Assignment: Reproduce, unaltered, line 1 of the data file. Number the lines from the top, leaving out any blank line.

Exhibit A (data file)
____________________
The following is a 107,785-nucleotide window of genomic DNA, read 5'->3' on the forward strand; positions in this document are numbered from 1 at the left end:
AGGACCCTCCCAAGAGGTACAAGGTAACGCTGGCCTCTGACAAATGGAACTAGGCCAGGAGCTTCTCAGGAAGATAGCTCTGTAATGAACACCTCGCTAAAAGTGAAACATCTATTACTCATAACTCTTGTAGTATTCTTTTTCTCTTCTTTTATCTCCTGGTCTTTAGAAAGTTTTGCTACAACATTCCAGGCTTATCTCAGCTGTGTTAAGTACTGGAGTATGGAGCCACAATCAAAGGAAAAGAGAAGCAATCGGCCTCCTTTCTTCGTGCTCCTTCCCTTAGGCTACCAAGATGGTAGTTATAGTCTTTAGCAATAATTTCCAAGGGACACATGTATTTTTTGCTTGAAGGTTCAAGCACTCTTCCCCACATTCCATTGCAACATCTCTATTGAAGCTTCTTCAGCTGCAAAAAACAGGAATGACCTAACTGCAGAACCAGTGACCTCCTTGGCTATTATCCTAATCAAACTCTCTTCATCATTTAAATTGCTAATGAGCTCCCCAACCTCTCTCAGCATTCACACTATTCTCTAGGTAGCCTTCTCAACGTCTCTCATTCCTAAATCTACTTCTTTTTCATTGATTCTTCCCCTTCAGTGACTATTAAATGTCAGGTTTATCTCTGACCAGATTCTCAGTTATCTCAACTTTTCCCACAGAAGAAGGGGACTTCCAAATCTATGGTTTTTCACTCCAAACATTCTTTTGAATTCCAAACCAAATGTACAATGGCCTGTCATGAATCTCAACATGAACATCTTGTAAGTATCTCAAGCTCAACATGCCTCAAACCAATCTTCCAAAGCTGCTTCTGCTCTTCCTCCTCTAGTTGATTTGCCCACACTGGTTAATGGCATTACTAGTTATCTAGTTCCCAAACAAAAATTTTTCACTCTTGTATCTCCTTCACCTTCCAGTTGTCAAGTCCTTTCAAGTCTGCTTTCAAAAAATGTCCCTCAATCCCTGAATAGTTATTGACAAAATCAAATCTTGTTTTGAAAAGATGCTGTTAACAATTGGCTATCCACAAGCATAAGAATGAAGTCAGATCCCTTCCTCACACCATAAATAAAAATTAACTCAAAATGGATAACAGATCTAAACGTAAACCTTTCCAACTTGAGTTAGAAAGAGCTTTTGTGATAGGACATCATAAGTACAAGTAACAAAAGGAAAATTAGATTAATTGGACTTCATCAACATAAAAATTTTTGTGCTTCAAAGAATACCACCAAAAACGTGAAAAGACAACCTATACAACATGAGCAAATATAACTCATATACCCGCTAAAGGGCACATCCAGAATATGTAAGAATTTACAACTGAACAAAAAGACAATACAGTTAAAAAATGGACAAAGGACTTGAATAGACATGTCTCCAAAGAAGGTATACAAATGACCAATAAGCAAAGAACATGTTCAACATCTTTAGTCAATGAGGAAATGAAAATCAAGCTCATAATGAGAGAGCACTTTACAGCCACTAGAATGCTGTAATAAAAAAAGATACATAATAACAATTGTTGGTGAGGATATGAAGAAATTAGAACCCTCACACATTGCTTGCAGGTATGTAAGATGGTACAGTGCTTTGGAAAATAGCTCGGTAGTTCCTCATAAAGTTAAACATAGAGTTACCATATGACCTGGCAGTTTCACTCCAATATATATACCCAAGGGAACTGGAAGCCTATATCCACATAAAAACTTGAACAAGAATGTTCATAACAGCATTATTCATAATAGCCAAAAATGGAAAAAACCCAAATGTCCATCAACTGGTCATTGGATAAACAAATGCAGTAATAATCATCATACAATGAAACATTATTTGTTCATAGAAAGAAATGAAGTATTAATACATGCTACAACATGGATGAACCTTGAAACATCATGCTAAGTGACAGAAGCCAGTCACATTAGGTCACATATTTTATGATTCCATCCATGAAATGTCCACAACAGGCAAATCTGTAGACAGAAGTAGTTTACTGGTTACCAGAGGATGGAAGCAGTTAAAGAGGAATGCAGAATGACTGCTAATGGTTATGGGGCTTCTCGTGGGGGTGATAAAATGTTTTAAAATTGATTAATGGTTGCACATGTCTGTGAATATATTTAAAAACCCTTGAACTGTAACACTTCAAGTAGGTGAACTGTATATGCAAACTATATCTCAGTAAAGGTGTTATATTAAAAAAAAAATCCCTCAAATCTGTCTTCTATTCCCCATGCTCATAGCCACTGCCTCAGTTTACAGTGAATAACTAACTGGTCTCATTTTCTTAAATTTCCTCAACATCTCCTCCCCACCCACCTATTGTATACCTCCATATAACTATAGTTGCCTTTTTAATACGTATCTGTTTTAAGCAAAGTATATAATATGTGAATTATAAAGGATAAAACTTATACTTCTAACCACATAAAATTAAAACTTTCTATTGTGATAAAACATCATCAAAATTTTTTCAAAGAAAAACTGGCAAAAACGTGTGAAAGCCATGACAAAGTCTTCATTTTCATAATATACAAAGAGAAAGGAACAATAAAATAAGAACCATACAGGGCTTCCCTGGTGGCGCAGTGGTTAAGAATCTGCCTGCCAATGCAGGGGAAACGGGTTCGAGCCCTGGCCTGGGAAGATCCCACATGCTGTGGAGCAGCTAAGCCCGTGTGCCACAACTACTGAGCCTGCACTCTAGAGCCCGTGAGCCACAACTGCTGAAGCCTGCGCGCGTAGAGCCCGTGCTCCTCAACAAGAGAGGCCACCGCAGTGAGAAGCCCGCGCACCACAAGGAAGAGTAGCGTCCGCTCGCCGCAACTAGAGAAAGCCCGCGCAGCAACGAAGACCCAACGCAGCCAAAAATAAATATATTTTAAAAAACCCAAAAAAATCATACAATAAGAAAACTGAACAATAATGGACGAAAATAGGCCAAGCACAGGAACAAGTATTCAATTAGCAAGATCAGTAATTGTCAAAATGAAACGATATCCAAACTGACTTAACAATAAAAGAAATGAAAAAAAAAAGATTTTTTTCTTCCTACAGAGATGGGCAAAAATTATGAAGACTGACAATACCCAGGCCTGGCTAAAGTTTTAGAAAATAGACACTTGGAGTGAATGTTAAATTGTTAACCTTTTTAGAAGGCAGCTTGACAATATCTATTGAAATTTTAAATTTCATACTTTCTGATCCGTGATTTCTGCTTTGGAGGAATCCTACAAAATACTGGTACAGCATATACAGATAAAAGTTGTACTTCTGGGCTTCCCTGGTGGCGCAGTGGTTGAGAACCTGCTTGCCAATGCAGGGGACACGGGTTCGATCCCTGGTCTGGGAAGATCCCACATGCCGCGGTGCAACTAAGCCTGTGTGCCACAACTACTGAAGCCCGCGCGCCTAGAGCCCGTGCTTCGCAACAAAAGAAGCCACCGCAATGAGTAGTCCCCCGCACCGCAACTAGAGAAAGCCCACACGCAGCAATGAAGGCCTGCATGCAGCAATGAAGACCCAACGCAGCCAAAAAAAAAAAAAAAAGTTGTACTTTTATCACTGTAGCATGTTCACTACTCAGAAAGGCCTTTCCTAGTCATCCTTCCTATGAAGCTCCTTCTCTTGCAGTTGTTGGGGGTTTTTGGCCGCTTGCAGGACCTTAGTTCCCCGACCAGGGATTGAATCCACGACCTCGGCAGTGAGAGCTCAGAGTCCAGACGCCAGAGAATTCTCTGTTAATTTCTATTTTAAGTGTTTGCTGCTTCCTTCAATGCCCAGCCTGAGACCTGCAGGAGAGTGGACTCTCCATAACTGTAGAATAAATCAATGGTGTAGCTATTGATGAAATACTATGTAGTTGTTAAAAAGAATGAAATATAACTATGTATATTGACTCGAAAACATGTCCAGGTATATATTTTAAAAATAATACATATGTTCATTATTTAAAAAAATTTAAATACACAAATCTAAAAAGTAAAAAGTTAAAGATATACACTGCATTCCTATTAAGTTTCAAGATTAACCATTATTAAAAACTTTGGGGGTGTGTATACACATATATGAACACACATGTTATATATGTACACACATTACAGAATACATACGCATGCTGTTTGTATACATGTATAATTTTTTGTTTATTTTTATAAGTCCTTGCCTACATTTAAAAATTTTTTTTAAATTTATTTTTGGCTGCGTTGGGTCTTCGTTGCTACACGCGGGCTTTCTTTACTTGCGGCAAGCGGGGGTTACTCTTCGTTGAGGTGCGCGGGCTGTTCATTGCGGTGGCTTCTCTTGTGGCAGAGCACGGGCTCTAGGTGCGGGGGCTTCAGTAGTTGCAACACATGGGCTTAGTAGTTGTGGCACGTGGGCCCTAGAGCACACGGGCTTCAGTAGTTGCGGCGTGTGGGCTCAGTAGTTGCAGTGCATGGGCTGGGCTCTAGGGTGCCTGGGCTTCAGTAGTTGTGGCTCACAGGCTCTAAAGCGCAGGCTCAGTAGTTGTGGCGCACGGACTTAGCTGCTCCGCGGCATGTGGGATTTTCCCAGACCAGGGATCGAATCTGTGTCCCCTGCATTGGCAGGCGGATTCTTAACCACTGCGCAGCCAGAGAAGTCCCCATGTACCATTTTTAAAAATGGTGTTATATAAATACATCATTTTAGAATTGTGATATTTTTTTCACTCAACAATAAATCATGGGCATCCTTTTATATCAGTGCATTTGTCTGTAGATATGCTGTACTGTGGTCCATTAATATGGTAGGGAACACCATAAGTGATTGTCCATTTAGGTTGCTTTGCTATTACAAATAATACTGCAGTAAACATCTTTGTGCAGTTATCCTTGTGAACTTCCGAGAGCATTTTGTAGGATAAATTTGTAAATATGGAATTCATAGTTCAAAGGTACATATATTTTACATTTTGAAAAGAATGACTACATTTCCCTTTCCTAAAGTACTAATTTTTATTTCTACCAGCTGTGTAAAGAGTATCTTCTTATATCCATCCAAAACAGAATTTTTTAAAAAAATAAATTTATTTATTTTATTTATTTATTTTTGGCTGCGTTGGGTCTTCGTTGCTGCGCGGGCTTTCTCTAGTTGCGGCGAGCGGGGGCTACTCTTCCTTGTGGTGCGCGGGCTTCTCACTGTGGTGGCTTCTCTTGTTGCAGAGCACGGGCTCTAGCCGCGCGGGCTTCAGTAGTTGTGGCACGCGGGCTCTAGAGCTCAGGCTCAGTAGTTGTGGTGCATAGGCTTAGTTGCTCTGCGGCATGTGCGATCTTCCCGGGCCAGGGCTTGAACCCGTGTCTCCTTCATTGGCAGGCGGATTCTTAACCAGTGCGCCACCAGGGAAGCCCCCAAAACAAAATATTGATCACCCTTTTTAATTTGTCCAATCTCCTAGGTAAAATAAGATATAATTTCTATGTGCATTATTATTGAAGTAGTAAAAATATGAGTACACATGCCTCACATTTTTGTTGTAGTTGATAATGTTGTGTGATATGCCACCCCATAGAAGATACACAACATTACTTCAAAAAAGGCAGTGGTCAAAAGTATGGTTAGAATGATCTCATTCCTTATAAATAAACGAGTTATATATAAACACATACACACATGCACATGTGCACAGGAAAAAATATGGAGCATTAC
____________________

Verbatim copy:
The following is a 107,785-nucleotide window of genomic DNA, read 5'->3' on the forward strand; positions in this document are numbered from 1 at the left end: